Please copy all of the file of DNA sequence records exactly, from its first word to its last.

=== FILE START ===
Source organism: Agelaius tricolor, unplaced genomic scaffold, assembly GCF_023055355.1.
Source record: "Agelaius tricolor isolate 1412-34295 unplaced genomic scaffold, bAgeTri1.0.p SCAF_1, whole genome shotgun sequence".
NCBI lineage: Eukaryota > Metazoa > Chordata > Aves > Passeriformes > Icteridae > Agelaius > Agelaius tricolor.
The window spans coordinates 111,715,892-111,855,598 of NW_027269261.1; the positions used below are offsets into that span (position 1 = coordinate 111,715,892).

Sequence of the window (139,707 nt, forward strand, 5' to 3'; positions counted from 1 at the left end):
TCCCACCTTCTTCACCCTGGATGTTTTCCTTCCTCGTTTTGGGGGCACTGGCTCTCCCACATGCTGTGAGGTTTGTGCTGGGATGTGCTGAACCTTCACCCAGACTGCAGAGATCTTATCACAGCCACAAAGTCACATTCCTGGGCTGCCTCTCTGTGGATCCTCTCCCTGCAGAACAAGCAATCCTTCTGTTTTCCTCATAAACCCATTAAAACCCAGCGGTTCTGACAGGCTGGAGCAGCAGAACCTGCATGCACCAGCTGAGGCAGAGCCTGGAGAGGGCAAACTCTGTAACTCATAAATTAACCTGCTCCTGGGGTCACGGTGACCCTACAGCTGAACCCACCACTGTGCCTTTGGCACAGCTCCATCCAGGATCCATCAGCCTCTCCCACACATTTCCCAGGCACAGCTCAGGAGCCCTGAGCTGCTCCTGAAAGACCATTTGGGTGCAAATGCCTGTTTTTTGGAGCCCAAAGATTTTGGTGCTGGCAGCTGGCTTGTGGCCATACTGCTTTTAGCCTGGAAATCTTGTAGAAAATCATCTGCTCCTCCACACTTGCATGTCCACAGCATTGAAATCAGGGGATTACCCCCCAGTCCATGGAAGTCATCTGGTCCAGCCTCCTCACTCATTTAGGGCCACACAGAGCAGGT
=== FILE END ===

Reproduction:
Source organism: Agelaius tricolor, unplaced genomic scaffold, assembly GCF_023055355.1.
Source record: "Agelaius tricolor isolate 1412-34295 unplaced genomic scaffold, bAgeTri1.0.p SCAF_1, whole genome shotgun sequence".
NCBI lineage: Eukaryota > Metazoa > Chordata > Aves > Passeriformes > Icteridae > Agelaius > Agelaius tricolor.
The window spans coordinates 111,715,892-111,855,598 of NW_027269261.1; the positions used below are offsets into that span (position 1 = coordinate 111,715,892).

Sequence of the window (139,707 nt, forward strand, 5' to 3'; positions counted from 1 at the left end):
TCCCACCTTCTTCACCCTGGATGTTTTCCTTCCTCGTTTTGGGGGCACTGGCTCTCCCACATGCTGTGAGGTTTGTGCTGGGATGTGCTGAACCTTCACCCAGACTGCAGAGATCTTATCACAGCCACAAAGTCACATTCCTGGGCTGCCTCTCTGTGGATCCTCTCCCTGCAGAACAAGCAATCCTTCTGTTTTCCTCATAAACCCATTAAAACCCAGCGGTTCTGACAGGCTGGAGCAGCAGAACCTGCATGCACCAGCTGAGGCAGAGCCTGGAGAGGGCAAACTCTGTAACTCATAAATTAACCTGCTCCTGGGGTCACGGTGACCCTACAGCTGAACCCACCACTGTGCCTTTGGCACAGCTCCATCCAGGATCCATCAGCCTCTCCCACACATTTCCCAGGCACAGCTCAGGAGCCCTGAGCTGCTCCTGAAAGACCATTTGGGTGCAAATGCCTGTTTTTTGGAGCCCAAAGATTTTGGTGCTGGCAGCTGGCTTGTGGCCATACTGCTTTTAGCCTGGAAATCTTGTAGAAAATCATCTGCTCCTCCACACTTGCATGTCCACAGCATTGAAATCAGGGGATTACCCCCCAGTCCATGGAAGTCATCTGGTCCAGCCTCCTCACTCATTTAGGGCCACACAGAGCAGGT